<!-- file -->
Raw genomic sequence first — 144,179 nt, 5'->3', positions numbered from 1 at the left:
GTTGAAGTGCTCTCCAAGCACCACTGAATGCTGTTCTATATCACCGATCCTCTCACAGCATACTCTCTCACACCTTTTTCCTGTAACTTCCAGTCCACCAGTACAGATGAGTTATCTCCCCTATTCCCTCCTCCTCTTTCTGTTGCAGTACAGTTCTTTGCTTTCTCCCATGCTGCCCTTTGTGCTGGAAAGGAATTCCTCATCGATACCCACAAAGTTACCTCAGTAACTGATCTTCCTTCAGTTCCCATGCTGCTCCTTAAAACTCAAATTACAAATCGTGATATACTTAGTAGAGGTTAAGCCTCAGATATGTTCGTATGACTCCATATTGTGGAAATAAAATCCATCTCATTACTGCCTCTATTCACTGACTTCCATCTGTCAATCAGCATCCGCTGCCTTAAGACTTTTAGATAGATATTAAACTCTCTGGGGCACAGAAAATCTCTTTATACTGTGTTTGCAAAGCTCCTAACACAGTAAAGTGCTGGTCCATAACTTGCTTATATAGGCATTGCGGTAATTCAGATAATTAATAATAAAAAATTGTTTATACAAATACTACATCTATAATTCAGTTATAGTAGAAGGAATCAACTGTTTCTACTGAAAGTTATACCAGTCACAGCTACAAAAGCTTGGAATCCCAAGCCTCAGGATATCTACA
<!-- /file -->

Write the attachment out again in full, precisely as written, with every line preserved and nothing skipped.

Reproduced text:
Raw genomic sequence first — 144,179 nt, 5'->3', positions numbered from 1 at the left:
GTTGAAGTGCTCTCCAAGCACCACTGAATGCTGTTCTATATCACCGATCCTCTCACAGCATACTCTCTCACACCTTTTTCCTGTAACTTCCAGTCCACCAGTACAGATGAGTTATCTCCCCTATTCCCTCCTCCTCTTTCTGTTGCAGTACAGTTCTTTGCTTTCTCCCATGCTGCCCTTTGTGCTGGAAAGGAATTCCTCATCGATACCCACAAAGTTACCTCAGTAACTGATCTTCCTTCAGTTCCCATGCTGCTCCTTAAAACTCAAATTACAAATCGTGATATACTTAGTAGAGGTTAAGCCTCAGATATGTTCGTATGACTCCATATTGTGGAAATAAAATCCATCTCATTACTGCCTCTATTCACTGACTTCCATCTGTCAATCAGCATCCGCTGCCTTAAGACTTTTAGATAGATATTAAACTCTCTGGGGCACAGAAAATCTCTTTATACTGTGTTTGCAAAGCTCCTAACACAGTAAAGTGCTGGTCCATAACTTGCTTATATAGGCATTGCGGTAATTCAGATAATTAATAATAAAAAATTGTTTATACAAATACTACATCTATAATTCAGTTATAGTAGAAGGAATCAACTGTTTCTACTGAAAGTTATACCAGTCACAGCTACAAAAGCTTGGAATCCCAAGCCTCAGGATATCTACA